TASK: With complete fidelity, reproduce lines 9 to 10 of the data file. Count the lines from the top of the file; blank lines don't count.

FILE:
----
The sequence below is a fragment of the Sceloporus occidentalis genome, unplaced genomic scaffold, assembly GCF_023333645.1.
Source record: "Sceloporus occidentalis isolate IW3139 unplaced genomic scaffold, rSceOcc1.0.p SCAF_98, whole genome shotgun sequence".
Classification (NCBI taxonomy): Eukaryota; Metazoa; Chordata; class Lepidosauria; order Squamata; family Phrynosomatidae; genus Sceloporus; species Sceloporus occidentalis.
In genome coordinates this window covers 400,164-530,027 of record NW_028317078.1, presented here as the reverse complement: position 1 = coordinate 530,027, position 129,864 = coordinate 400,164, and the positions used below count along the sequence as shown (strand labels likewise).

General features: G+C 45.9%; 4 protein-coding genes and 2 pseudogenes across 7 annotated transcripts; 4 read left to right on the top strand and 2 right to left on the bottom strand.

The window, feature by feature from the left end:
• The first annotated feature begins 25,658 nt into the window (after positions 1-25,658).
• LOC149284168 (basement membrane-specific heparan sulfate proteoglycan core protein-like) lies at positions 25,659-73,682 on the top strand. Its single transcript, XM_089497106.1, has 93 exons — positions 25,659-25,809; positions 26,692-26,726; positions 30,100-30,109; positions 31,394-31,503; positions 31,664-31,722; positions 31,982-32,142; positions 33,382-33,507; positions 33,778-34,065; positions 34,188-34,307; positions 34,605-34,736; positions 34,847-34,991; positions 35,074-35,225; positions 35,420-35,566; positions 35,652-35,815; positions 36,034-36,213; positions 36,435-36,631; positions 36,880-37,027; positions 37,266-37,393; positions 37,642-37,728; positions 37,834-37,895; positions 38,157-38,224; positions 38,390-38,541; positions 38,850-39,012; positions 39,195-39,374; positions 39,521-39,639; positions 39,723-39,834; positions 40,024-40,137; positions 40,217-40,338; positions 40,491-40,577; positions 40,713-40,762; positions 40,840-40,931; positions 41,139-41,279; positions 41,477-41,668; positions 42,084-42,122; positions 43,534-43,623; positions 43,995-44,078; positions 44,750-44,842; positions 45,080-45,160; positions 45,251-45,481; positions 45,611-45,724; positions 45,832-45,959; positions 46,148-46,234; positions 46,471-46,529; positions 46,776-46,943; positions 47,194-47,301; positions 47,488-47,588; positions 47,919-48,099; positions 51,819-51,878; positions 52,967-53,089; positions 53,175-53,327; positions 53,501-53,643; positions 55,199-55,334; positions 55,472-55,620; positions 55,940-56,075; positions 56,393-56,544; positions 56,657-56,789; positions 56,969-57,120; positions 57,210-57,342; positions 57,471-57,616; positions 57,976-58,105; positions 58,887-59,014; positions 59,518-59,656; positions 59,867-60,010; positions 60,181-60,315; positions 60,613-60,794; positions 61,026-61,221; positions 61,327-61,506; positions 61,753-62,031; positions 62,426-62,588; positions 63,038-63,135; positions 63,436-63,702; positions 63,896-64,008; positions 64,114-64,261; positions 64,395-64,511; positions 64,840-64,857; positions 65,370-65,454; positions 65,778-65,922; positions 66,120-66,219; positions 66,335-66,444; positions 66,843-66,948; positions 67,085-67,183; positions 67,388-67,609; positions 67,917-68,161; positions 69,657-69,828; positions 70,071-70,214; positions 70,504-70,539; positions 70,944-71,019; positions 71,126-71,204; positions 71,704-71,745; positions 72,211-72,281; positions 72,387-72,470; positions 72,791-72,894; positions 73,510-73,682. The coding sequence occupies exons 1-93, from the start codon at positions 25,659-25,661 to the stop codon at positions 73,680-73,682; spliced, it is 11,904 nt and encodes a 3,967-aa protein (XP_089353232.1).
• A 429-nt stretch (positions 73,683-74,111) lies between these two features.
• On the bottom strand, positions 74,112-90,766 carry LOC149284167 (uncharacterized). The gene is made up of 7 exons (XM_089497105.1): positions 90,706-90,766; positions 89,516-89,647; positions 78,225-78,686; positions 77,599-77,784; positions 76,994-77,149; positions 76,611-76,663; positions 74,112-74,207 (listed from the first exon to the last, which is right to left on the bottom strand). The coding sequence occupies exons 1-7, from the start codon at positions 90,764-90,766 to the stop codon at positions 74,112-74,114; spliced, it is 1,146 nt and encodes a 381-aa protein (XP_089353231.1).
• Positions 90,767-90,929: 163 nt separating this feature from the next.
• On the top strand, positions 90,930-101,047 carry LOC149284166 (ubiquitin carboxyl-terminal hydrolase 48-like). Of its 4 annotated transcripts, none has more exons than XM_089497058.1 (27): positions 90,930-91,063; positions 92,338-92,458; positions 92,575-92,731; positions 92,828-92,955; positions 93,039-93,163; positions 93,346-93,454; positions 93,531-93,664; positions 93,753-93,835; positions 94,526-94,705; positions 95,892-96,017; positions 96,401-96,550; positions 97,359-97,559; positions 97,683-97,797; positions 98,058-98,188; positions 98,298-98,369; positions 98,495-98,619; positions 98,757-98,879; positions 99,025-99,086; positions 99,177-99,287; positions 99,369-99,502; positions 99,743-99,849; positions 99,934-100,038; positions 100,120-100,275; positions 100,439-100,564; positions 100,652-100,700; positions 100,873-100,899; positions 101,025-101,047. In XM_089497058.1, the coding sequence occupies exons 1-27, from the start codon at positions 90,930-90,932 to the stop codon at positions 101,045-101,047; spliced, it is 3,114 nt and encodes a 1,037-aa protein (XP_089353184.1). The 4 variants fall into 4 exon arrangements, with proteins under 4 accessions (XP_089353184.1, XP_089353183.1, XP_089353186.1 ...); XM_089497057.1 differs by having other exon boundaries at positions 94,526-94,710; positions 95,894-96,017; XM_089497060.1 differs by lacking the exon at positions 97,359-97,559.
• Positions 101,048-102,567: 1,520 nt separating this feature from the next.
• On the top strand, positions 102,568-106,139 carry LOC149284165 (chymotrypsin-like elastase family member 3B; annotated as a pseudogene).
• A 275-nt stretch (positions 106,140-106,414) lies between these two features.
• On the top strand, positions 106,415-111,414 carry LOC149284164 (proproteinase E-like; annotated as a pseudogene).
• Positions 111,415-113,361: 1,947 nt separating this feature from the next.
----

• A 429-nt stretch (positions 73,683-74,111) lies between these two features.
• On the bottom strand, positions 74,112-90,766 carry LOC149284167 (uncharacterized). The gene is made up of 7 exons (XM_089497105.1): positions 90,706-90,766; positions 89,516-89,647; positions 78,225-78,686; positions 77,599-77,784; positions 76,994-77,149; positions 76,611-76,663; positions 74,112-74,207 (listed from the first exon to the last, which is right to left on the bottom strand). The coding sequence occupies exons 1-7, from the start codon at positions 90,764-90,766 to the stop codon at positions 74,112-74,114; spliced, it is 1,146 nt and encodes a 381-aa protein (XP_089353231.1).